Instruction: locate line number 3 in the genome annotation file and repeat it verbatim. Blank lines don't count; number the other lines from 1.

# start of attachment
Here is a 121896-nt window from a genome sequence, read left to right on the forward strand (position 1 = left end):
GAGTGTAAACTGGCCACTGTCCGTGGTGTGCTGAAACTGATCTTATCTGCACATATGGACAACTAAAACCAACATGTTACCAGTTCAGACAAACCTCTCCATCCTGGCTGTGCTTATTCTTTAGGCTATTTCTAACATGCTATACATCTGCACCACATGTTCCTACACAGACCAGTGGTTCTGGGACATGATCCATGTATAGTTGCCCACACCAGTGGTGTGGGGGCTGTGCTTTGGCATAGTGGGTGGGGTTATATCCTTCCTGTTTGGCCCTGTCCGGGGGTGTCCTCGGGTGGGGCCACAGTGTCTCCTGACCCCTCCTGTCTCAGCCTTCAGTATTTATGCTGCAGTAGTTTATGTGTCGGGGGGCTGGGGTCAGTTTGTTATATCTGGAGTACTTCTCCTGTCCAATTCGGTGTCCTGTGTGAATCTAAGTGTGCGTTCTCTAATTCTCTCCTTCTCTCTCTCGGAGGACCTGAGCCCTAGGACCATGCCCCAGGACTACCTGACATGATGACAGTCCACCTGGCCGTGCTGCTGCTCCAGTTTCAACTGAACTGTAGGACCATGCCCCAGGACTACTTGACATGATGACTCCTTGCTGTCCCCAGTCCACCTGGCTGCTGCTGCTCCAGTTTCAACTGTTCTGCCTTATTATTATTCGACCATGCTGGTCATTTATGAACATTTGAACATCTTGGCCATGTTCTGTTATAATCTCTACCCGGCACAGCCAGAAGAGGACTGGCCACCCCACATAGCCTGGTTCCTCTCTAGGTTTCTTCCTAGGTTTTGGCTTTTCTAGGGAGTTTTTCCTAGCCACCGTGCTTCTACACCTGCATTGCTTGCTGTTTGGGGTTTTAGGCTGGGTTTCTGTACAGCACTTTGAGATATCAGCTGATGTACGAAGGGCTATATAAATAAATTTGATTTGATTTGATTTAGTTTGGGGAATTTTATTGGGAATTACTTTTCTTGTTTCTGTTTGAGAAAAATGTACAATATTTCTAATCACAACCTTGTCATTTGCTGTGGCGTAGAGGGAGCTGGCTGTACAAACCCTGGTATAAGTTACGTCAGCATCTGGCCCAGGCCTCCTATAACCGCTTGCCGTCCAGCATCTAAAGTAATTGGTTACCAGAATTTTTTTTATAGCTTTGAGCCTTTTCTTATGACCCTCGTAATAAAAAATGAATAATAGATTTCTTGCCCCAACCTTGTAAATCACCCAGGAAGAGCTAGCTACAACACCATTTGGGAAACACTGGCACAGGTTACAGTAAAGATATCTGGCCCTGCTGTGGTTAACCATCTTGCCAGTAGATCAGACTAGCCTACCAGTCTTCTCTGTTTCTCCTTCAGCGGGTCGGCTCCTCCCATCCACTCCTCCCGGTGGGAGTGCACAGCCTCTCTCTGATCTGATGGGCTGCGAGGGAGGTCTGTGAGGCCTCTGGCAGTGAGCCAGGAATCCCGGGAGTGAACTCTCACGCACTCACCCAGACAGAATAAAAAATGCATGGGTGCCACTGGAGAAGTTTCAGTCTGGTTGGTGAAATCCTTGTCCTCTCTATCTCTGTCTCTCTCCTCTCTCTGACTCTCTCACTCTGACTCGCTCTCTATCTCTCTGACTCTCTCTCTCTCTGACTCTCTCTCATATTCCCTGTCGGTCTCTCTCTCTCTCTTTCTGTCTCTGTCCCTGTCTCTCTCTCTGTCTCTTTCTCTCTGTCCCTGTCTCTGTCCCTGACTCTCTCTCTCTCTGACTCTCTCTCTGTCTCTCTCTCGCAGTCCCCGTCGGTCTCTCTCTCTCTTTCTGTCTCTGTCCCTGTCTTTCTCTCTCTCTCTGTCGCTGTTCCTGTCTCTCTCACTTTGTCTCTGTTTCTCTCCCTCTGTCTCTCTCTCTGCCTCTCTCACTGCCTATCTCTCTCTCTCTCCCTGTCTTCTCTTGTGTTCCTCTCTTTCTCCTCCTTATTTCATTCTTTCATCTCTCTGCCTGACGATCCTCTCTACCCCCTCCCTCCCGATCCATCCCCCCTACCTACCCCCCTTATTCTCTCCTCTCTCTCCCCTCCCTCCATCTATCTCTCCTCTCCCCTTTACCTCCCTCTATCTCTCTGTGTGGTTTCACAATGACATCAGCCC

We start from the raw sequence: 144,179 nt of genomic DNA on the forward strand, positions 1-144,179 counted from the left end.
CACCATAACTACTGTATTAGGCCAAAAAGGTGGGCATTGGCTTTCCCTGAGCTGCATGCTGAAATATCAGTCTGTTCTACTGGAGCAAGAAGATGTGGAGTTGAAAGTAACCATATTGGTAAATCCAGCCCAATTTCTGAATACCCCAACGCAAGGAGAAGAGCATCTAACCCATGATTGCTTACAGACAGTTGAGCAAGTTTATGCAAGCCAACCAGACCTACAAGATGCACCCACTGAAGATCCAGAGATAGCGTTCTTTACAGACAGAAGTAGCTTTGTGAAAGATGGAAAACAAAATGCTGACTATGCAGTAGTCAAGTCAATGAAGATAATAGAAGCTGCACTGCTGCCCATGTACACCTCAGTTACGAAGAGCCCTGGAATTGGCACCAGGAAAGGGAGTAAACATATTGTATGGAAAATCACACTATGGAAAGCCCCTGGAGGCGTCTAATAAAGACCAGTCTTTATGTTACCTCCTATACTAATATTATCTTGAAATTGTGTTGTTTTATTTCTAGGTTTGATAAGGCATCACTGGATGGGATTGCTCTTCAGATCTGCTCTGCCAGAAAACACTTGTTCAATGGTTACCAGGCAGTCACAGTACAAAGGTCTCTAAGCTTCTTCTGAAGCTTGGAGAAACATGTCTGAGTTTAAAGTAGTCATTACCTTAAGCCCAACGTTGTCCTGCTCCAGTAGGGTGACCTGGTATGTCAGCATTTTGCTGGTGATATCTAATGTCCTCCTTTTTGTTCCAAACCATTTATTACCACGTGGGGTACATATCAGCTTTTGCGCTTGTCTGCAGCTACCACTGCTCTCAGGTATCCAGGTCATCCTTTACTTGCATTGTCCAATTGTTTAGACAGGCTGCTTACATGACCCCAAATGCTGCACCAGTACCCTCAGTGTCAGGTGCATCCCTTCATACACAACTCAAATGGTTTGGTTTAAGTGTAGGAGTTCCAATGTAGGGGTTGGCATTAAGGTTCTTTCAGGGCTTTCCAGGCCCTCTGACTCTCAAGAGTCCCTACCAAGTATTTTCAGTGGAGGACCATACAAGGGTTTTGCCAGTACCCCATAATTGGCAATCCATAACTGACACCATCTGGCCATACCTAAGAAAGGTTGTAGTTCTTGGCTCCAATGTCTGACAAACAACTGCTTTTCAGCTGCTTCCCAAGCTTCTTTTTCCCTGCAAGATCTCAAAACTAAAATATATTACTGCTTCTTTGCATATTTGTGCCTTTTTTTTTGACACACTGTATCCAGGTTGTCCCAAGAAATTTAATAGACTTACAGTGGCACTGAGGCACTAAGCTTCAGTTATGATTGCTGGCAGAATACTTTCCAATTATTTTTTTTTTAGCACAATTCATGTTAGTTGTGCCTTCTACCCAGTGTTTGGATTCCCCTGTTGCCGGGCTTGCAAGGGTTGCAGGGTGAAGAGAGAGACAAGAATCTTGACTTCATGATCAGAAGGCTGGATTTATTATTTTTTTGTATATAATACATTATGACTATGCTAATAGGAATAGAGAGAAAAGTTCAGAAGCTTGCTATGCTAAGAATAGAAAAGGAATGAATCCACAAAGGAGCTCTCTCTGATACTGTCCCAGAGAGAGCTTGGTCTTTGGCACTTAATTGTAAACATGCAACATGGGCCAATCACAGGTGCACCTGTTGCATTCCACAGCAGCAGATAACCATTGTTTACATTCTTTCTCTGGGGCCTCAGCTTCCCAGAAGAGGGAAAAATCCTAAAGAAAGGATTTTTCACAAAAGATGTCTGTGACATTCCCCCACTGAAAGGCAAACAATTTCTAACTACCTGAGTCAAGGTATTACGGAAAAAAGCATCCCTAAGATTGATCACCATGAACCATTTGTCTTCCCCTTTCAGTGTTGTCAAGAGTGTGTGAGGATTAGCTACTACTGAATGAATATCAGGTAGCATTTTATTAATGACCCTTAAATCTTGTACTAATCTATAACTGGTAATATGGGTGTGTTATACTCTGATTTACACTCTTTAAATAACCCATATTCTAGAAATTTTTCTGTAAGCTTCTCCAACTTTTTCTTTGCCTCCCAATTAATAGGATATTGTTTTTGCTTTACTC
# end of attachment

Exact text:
We start from the raw sequence: 144,179 nt of genomic DNA on the forward strand, positions 1-144,179 counted from the left end.